it changes color
in this world,
of the human heart.
—Ono no Komachi, translated by Jane Hirshfield and Mariko Aratani, from The Ink Dark Moon
Rengay, as with haiku, is a poetic means of catching the colours of the heart. With both haiku and rengay, we can record daily experiences as they pass by—and so these moments will not pass us by. The goal with each verse in a rengay can therefore be to capture the essence of an object or experience, observed in either nature or human nature—a matter of tuning in to the cosmos and what it has to offer us.
Indeed, one of the fundamental principles in the art of haiku as practiced by Bashō, its greatest master, was that of following zōka, or “the way of the cosmos” (according to Haruo Shirane in his book Traces of Dreams: Landscape, Cultural Memory, and the Poetry of Bashō, Stanford, California: Stanford University Press, 1998, 260). For Bashō, “the way of art (fūga), the way of the inner spirit (kokoro), and the way of the cosmos (zōka) become inseparable” (Shirane, 260). In 1702, one of Bashō’s disciples, Dohō, compiled the book Sanzōshi. In it, he quotes Bashō as saying “the changes of heaven and earth are the seeds of poetry,” and that “when the color of the heart, of the thoughts and emotions within, becomes the object, the verse is created” (Shirane, 265, 333). Shirane explains that “‘Seeing’ is as much an internal matter, of realizing the zōka within, as it is an external matter. The ‘cherry blossoms’ do not exist by themselves in nature,” but “come into being only when they are ‘seen’ by and fuse with the zōka within the poet” (261). As Thoreau said, it isn’t what we look at that matters, but what we see. The poems in True Colour are, I hope, examples of seeing, or recognizing the myriad details of our lives—indeed, the colours of human existence.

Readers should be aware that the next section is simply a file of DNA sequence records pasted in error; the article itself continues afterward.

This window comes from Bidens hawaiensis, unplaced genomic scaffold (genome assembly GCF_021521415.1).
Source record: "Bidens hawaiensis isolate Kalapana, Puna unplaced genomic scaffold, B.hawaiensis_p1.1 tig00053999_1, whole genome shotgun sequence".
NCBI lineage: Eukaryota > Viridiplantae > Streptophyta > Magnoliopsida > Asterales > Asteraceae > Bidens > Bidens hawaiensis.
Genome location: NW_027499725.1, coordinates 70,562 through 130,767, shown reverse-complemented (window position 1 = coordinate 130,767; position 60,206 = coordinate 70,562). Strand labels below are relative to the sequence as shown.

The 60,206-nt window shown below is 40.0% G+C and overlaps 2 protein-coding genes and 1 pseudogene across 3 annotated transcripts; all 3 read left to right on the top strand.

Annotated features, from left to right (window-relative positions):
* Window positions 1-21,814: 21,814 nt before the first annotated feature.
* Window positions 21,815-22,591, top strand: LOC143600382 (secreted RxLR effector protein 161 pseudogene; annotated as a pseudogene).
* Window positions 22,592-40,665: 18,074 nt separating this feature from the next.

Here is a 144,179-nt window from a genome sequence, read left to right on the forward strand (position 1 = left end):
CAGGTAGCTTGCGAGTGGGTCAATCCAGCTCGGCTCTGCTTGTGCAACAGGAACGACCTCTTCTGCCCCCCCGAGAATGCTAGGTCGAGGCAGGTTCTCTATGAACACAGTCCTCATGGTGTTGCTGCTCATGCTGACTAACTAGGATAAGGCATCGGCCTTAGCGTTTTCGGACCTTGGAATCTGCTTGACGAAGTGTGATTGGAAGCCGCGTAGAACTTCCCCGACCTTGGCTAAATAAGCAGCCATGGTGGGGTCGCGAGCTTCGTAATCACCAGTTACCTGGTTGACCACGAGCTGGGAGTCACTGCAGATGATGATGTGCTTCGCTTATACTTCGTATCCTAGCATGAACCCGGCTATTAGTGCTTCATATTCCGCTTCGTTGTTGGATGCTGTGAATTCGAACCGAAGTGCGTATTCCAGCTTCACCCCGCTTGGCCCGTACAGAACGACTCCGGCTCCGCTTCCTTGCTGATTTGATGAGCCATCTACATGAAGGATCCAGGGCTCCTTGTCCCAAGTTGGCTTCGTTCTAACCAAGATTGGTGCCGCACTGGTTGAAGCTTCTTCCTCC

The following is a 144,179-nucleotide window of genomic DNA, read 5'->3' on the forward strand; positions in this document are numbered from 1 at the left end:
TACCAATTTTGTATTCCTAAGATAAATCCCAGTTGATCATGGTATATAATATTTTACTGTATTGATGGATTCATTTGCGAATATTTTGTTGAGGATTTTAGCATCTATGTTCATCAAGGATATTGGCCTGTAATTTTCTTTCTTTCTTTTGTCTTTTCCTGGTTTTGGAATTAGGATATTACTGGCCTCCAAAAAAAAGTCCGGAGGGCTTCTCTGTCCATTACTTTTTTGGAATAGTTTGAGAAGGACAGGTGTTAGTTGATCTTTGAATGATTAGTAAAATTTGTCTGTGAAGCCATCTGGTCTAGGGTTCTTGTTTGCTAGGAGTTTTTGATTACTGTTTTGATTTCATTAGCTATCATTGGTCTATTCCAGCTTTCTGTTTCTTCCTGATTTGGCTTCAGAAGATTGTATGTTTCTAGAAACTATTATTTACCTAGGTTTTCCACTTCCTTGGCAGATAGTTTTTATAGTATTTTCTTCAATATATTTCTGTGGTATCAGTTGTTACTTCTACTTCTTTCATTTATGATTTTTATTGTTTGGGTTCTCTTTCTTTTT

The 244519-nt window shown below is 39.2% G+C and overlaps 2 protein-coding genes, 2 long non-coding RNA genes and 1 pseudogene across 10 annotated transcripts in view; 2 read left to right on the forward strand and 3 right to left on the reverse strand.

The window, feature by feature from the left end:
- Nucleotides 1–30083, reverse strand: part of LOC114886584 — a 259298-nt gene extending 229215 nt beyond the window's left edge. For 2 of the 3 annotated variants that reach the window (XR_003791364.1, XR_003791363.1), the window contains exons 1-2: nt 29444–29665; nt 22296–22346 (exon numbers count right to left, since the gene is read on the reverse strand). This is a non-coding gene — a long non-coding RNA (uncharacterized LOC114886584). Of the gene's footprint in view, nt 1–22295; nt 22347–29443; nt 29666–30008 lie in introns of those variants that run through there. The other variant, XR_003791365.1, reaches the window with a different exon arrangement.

More than this, I hope these poems become experiences themselves. Pablo Picasso once said that “There are painters who transform the sun to a yellow spot, but there are others who, with the help of their art and their intelligence, transform a yellow spot into the sun.” Likewise, ordinary haiku are experiences transformed into words, but extraordinary haiku are words transformed into experiences. At the very least, I side with Vladimir Nabokov, who said “All colours make me happy, even grey.”
—29 November, 4 December 2014